Integrating our Mysticism and Our Witness

by Christopher Sammond

Because we cannot reasonably expect to erect a constantly expanding structure of social activism upon a constantly diminishing foundation of faith, attention to the cultivation of the inner life is our first order of business, even in a period of radical social change.                     D. Elton Trueblood

For some time now I have been living questions about how to better integrate my own mystical practice and my witness in the world.  While on retreat recently, the Gospel story of Jesus’ response to being asked “What is the greatest commandment?” came to me.  Jesus responded:  “You should love the Lord your God with all your heart, and with all your soul, and with all your mind.  This is the greatest and first commandment.  The second is like it: you shall love your neighbor as yourself.  On these two commandments hang all the law and the prophets.”  I realized that, in many ways, this short teaching offers us a profound blueprint for how to live out the both/and of mystical connection to the Divine, and prophetic witness.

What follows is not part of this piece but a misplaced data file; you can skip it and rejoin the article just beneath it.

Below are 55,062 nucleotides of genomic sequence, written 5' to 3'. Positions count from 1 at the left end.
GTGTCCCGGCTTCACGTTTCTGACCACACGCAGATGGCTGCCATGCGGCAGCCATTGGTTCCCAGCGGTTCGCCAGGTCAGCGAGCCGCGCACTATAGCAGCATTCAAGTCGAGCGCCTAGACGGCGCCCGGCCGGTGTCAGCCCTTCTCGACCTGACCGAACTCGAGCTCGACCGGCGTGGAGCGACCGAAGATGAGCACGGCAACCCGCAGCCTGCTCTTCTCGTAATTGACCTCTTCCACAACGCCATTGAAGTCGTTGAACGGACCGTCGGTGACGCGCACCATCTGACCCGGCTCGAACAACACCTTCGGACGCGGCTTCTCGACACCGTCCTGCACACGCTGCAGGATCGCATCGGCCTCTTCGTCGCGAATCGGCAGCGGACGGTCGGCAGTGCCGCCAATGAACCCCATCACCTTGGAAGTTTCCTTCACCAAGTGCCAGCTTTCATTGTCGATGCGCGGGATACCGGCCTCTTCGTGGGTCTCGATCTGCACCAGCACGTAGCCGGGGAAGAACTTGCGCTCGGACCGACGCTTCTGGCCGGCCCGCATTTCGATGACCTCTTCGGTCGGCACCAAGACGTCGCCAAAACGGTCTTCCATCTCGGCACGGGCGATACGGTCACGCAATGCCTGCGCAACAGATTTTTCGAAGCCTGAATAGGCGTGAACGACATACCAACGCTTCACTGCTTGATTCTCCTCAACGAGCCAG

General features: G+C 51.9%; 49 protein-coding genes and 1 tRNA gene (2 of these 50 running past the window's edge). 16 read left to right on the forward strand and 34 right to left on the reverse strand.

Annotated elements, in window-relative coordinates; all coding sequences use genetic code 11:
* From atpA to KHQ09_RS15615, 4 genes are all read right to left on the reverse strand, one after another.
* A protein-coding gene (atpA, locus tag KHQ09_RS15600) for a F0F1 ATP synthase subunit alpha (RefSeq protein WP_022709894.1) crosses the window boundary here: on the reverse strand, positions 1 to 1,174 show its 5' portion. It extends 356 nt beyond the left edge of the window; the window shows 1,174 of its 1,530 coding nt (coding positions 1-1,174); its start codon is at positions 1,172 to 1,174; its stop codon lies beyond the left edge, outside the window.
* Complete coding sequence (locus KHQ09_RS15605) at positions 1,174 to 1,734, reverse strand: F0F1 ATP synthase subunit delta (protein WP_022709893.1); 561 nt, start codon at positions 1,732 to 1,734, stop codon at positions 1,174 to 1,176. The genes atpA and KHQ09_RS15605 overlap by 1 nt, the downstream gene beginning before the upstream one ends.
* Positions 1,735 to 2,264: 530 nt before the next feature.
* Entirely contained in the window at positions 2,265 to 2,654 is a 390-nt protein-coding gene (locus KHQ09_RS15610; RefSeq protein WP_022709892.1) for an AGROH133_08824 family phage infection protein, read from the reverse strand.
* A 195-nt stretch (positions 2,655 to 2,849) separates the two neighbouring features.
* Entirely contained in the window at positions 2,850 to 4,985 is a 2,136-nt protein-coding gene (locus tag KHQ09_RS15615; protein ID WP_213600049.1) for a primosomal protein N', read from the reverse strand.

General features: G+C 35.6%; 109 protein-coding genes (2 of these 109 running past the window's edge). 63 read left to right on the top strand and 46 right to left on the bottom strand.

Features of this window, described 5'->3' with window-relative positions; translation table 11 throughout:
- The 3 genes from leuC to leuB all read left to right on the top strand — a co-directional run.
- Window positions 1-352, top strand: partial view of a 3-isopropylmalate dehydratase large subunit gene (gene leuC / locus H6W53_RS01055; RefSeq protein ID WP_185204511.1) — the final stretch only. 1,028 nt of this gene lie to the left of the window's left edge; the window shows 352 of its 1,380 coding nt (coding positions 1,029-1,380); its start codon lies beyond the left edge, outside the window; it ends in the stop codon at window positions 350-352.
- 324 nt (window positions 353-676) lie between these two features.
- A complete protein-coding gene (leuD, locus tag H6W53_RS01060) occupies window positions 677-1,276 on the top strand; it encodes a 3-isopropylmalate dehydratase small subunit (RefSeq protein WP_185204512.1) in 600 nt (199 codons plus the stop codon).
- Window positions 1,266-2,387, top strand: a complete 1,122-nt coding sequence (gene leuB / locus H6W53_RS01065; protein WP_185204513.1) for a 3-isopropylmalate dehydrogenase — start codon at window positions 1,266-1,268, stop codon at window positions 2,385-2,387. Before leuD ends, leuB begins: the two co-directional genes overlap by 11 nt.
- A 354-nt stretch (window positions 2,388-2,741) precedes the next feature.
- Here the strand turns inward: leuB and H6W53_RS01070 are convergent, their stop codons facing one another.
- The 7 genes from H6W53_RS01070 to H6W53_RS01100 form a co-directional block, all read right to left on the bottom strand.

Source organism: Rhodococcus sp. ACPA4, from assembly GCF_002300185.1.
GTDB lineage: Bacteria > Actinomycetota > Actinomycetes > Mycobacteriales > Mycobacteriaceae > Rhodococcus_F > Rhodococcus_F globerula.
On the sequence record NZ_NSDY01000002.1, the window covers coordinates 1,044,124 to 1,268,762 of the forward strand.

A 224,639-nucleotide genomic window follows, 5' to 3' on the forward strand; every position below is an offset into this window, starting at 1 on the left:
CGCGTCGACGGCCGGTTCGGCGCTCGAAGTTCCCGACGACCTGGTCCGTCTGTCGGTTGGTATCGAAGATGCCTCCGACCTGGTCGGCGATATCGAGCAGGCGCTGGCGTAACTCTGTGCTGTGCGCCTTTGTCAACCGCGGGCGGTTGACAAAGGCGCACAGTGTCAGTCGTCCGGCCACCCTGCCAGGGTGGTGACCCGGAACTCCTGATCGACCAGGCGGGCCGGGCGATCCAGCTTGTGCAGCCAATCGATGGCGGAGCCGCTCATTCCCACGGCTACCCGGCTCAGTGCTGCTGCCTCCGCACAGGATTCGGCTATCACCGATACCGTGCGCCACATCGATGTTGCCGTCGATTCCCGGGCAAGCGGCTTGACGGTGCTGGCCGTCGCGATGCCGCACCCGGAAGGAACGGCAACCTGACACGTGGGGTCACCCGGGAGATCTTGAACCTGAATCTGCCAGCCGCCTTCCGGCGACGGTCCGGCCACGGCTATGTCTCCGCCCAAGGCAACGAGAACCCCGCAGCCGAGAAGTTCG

Let’s take it piece by piece.  What I know about loving God with all my heart, soul and mind, the utter totality of my being, is being in touch with that place within where I touch God and God touches me- the place where the Divine Inner Spark resides.  For when I am in touch with that place, my little love coincides with the Large Love, and there is not so much me loving God or experiencing God loving me, there is just love, present and powerful.  But being in touch with that place doesn’t just happen.  It takes intentionality in the way I live my life, and this implies self-care.  I can’t access this deepest well within me when I am sleep deprived, when I am weary from too much activity, when my attention is too divided.  So loving God this way actually means I need to order my life so that this is possible more and more of the time.